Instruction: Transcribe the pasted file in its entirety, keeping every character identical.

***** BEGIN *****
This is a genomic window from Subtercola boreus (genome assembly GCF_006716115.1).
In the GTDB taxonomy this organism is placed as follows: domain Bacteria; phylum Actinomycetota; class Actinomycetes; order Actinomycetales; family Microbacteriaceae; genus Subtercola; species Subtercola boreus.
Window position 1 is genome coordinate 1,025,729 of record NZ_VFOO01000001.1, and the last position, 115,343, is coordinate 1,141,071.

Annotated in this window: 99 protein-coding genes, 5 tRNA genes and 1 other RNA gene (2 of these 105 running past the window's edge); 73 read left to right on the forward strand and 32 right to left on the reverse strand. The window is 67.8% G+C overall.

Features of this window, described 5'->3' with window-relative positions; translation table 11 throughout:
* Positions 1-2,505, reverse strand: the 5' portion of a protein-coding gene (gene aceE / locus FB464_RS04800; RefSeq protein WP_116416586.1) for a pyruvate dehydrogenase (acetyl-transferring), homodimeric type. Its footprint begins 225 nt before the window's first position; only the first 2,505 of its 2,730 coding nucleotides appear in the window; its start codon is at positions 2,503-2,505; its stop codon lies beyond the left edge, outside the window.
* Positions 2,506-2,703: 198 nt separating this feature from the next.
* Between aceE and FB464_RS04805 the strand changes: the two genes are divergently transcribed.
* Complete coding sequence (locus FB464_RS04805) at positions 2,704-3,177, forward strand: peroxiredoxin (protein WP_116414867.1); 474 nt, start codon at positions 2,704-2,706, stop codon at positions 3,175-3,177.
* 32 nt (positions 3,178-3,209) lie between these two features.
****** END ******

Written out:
This is a genomic window from Subtercola boreus (genome assembly GCF_006716115.1).
In the GTDB taxonomy this organism is placed as follows: domain Bacteria; phylum Actinomycetota; class Actinomycetes; order Actinomycetales; family Microbacteriaceae; genus Subtercola; species Subtercola boreus.
Window position 1 is genome coordinate 1,025,729 of record NZ_VFOO01000001.1, and the last position, 115,343, is coordinate 1,141,071.

Annotated in this window: 99 protein-coding genes, 5 tRNA genes and 1 other RNA gene (2 of these 105 running past the window's edge); 73 read left to right on the forward strand and 32 right to left on the reverse strand. The window is 67.8% G+C overall.

Features of this window, described 5'->3' with window-relative positions; translation table 11 throughout:
* Positions 1-2,505, reverse strand: the 5' portion of a protein-coding gene (gene aceE / locus FB464_RS04800; RefSeq protein WP_116416586.1) for a pyruvate dehydrogenase (acetyl-transferring), homodimeric type. Its footprint begins 225 nt before the window's first position; only the first 2,505 of its 2,730 coding nucleotides appear in the window; its start codon is at positions 2,503-2,505; its stop codon lies beyond the left edge, outside the window.
* Positions 2,506-2,703: 198 nt separating this feature from the next.
* Between aceE and FB464_RS04805 the strand changes: the two genes are divergently transcribed.
* Complete coding sequence (locus FB464_RS04805) at positions 2,704-3,177, forward strand: peroxiredoxin (protein WP_116414867.1); 474 nt, start codon at positions 2,704-2,706, stop codon at positions 3,175-3,177.
* 32 nt (positions 3,178-3,209) lie between these two features.